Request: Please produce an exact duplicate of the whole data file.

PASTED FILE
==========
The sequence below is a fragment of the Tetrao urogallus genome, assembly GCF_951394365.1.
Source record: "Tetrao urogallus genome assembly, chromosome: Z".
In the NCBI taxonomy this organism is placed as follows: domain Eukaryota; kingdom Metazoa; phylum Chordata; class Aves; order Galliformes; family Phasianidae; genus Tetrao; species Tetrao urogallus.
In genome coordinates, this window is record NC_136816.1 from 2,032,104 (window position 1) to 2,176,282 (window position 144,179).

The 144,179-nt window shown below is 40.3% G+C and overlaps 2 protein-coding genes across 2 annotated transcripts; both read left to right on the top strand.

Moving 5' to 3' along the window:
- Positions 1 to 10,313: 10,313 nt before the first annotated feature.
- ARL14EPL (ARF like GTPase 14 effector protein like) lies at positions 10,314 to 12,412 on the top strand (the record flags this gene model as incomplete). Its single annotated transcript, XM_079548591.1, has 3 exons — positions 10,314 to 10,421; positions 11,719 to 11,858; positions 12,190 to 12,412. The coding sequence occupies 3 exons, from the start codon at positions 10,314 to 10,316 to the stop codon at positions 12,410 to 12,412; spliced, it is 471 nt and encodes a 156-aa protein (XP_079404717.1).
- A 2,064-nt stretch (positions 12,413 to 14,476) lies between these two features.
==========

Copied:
The sequence below is a fragment of the Tetrao urogallus genome, assembly GCF_951394365.1.
Source record: "Tetrao urogallus genome assembly, chromosome: Z".
In the NCBI taxonomy this organism is placed as follows: domain Eukaryota; kingdom Metazoa; phylum Chordata; class Aves; order Galliformes; family Phasianidae; genus Tetrao; species Tetrao urogallus.
In genome coordinates, this window is record NC_136816.1 from 2,032,104 (window position 1) to 2,176,282 (window position 144,179).

The 144,179-nt window shown below is 40.3% G+C and overlaps 2 protein-coding genes across 2 annotated transcripts; both read left to right on the top strand.

Moving 5' to 3' along the window:
- Positions 1 to 10,313: 10,313 nt before the first annotated feature.
- ARL14EPL (ARF like GTPase 14 effector protein like) lies at positions 10,314 to 12,412 on the top strand (the record flags this gene model as incomplete). Its single annotated transcript, XM_079548591.1, has 3 exons — positions 10,314 to 10,421; positions 11,719 to 11,858; positions 12,190 to 12,412. The coding sequence occupies 3 exons, from the start codon at positions 10,314 to 10,316 to the stop codon at positions 12,410 to 12,412; spliced, it is 471 nt and encodes a 156-aa protein (XP_079404717.1).
- A 2,064-nt stretch (positions 12,413 to 14,476) lies between these two features.